The driver code is relatively simple. It derives from a uvm_driver and contains a run_phase. The run_phase is a thread started automatically by the UVM core. The run_phase is implemented as a forever begin-end loop. In the begin-end block, the driver calls seq_item_port.get_next_item (t). This is a task that will cause execution in the sequencer – essentially asking the sequencer for the next transaction that should be executed. It may be that no transaction is available, in which case this call will block, i.e. will not return, because it is “waiting for something.” (Note: There are other non-blocking calls that can be used, but are beyond the scope of this article, and not a recommended usage). When the sequencer has a transaction to execute, then the get_next_item call will unblock and return the transaction handle in the task argument list (variable “t” in the example below). Now the driver can execute the transaction.
For this example, execution is simple – it prints a message using the transaction convert2string () call, and waits for an amount of time controlled by the transactions duration class member variable.
Once that execution is complete, the seq_item_port.item_done () call is made to signal back to the sequencer, and in turn the sequence, that the transaction has been executed.
Virtual sequences and related sequences
Sequences can have handles to other sequences; after all, a sequence is just a class object with data members, and a task body(), which will run as a thread.
A virtual sequence is a sequence that may not generate sequence items, but rather starts sequences on other sequencers. This is a convenient way to create parallel operations from one control point. A virtual sequence simply has handles to other sequences and sequencers. It starts them or otherwise manages them. The virtual sequence may have acquired the sequencer handles by being assigned from above, by using a configuration database lookup, or other means. It may have constructed the sequence objects, or have acquired them by similar other means.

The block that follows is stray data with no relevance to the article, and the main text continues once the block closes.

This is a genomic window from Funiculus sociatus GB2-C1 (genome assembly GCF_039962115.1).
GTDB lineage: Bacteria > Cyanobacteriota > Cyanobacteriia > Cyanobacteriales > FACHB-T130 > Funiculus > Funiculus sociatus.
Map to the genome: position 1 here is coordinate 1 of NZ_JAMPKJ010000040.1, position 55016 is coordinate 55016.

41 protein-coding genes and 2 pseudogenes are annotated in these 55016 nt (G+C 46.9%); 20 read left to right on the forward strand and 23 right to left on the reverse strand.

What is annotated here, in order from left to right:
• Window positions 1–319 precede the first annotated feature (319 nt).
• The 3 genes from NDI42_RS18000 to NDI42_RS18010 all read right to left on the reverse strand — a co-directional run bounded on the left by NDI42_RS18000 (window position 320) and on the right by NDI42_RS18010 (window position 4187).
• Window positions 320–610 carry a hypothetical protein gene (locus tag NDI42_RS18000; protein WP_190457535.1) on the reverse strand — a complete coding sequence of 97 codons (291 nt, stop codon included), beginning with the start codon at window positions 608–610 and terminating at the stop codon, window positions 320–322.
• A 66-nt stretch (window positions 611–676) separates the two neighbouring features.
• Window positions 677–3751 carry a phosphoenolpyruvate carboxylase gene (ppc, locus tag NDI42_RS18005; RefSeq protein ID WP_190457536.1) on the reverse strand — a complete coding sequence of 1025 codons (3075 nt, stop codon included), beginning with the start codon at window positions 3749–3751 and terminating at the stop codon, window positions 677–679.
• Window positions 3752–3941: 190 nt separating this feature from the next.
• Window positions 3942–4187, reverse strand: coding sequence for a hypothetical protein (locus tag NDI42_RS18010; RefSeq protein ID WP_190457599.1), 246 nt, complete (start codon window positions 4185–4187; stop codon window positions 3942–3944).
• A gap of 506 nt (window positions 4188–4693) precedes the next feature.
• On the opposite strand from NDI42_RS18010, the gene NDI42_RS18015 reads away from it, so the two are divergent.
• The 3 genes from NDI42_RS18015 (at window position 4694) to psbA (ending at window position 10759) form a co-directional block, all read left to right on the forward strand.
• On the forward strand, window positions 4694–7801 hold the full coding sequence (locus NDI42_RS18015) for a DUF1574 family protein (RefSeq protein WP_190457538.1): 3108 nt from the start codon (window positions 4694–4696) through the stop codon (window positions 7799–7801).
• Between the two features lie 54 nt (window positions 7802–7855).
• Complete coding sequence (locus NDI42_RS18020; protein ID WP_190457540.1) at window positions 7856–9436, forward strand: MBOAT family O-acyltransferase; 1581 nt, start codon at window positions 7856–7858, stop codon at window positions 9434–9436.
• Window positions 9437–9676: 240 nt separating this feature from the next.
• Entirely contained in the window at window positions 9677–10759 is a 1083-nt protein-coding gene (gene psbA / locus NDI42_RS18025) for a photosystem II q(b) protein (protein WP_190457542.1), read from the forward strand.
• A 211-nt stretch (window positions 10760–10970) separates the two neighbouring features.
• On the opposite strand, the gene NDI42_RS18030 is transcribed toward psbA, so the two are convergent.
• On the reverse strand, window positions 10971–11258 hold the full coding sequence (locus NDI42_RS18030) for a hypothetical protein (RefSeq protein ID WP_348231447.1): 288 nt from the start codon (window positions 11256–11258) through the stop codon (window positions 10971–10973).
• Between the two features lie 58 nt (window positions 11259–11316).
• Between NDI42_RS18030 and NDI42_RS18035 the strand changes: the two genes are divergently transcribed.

The virtual sequence is like a puppet master, controlling other sequences. A virtual sequence might look like this:
In the code snippet below, there are two sequences, ping and pong. They each have a handle to each other. They are designed to take turns. The first one sends five transactions, then the other, and so on. See the appendix for the complete code.
First the handles are constructed and a run limit is set up.
Then the handles get their partner handle.
Finally the two sequences are started in parallel.
Self-checking and traffic generator sequences
A self-checking sequence is a sequence that causes some activity and then checks the results for proper behavior. The simplest self-checking sequence issues a write at an address, then a read from the same address. Now the data read is compared to the data written. In some ways the sequence becomes the golden model.
A video traffic generator can be written to generate a stream of background traffic that mimics or models the amount of data a video display might require. There is a minimum bandwidth that is required for video. That calculation will change with the load on the interface or bus, but a simplistic calculation is good enough for this example. The video traffic will generate a screen of data 60 times a second. Each screen will have 1920×1024 dots. Each dot is represented by a 32-bit word. Using these numbers, the traffic generator must create 471MB per second.
A more complete traffic generator would adjust the arrival rate based on the current conditions – as the other traffic goes up or down, the video traffic generation rate should be adjusted.
Sequence utility libraries will be created and used. Utility libraries are simple bits of code that are useful for the sequence writer, helper functions or other abstractions of the verification process.
The open_door sequence below does just as its name implies. It opens the door to the sequencer and driver. Outside calls can now be made at will using the sequence object handle (seq.read () and seq.write () for example).
Calling C code (using DPI-C) from sequences is easy, but there are a few limitations. DPI import and export statements cannot be placed inside a class, so they must be outside the class in file, global, or package scope. As such, they have no design or class object scope.
In the example code discussed throughout this article, each of the sequences is running in parallel – at the same time on the single sequencer. It is easy to see in the two screenshots below (figures 3 and 4) how the sequences each take turns sending and executing a transaction on the driver.